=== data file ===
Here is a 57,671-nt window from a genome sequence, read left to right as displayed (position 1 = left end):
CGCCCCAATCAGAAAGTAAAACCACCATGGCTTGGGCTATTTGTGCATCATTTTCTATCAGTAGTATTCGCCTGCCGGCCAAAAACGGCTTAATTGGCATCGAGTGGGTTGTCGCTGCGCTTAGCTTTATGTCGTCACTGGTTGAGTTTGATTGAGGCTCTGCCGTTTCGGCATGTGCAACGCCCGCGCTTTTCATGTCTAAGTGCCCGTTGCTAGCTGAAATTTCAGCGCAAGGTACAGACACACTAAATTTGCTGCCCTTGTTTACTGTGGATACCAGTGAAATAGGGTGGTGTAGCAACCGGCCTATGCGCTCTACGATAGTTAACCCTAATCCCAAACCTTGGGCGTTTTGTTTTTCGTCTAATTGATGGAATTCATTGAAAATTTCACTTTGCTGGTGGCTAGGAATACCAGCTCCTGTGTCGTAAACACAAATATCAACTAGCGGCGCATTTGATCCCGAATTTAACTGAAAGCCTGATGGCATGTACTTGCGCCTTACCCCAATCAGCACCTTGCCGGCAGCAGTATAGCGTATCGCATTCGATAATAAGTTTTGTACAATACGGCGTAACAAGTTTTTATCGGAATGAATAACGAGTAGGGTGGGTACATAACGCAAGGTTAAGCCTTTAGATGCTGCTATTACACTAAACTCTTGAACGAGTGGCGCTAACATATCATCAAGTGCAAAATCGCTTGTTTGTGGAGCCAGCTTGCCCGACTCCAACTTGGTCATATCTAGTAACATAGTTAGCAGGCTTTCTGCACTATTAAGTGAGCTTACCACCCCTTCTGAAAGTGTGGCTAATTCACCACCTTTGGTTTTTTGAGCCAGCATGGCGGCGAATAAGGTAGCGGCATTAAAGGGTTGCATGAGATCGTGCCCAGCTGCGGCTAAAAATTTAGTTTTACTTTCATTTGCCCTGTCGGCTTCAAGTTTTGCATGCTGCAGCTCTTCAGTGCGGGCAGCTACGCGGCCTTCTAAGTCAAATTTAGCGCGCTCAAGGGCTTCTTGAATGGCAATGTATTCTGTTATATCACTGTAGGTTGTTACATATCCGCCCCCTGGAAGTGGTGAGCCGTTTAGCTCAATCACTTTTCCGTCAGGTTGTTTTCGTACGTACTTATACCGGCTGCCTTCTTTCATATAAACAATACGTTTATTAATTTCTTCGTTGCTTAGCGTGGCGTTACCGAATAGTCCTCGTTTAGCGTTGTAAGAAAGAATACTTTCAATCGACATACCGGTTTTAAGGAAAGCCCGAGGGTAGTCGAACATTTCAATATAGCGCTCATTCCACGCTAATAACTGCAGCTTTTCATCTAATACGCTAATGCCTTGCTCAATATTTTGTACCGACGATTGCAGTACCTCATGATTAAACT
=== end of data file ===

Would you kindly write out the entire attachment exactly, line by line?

Here is a 57,671-nt window from a genome sequence, read left to right as displayed (position 1 = left end):
CGCCCCAATCAGAAAGTAAAACCACCATGGCTTGGGCTATTTGTGCATCATTTTCTATCAGTAGTATTCGCCTGCCGGCCAAAAACGGCTTAATTGGCATCGAGTGGGTTGTCGCTGCGCTTAGCTTTATGTCGTCACTGGTTGAGTTTGATTGAGGCTCTGCCGTTTCGGCATGTGCAACGCCCGCGCTTTTCATGTCTAAGTGCCCGTTGCTAGCTGAAATTTCAGCGCAAGGTACAGACACACTAAATTTGCTGCCCTTGTTTACTGTGGATACCAGTGAAATAGGGTGGTGTAGCAACCGGCCTATGCGCTCTACGATAGTTAACCCTAATCCCAAACCTTGGGCGTTTTGTTTTTCGTCTAATTGATGGAATTCATTGAAAATTTCACTTTGCTGGTGGCTAGGAATACCAGCTCCTGTGTCGTAAACACAAATATCAACTAGCGGCGCATTTGATCCCGAATTTAACTGAAAGCCTGATGGCATGTACTTGCGCCTTACCCCAATCAGCACCTTGCCGGCAGCAGTATAGCGTATCGCATTCGATAATAAGTTTTGTACAATACGGCGTAACAAGTTTTTATCGGAATGAATAACGAGTAGGGTGGGTACATAACGCAAGGTTAAGCCTTTAGATGCTGCTATTACACTAAACTCTTGAACGAGTGGCGCTAACATATCATCAAGTGCAAAATCGCTTGTTTGTGGAGCCAGCTTGCCCGACTCCAACTTGGTCATATCTAGTAACATAGTTAGCAGGCTTTCTGCACTATTAAGTGAGCTTACCACCCCTTCTGAAAGTGTGGCTAATTCACCACCTTTGGTTTTTTGAGCCAGCATGGCGGCGAATAAGGTAGCGGCATTAAAGGGTTGCATGAGATCGTGCCCAGCTGCGGCTAAAAATTTAGTTTTACTTTCATTTGCCCTGTCGGCTTCAAGTTTTGCATGCTGCAGCTCTTCAGTGCGGGCAGCTACGCGGCCTTCTAAGTCAAATTTAGCGCGCTCAAGGGCTTCTTGAATGGCAATGTATTCTGTTATATCACTGTAGGTTGTTACATATCCGCCCCCTGGAAGTGGTGAGCCGTTTAGCTCAATCACTTTTCCGTCAGGTTGTTTTCGTACGTACTTATACCGGCTGCCTTCTTTCATATAAACAATACGTTTATTAATTTCTTCGTTGCTTAGCGTGGCGTTACCGAATAGTCCTCGTTTAGCGTTGTAAGAAAGAATACTTTCAATCGACATACCGGTTTTAAGGAAAGCCCGAGGGTAGTCGAACATTTCAATATAGCGCTCATTCCACGCTAATAACTGCAGCTTTTCATCTAATACGCTAATGCCTTGCTCAATATTTTGTACCGACGATTGCAGTACCTCATGATTAAACT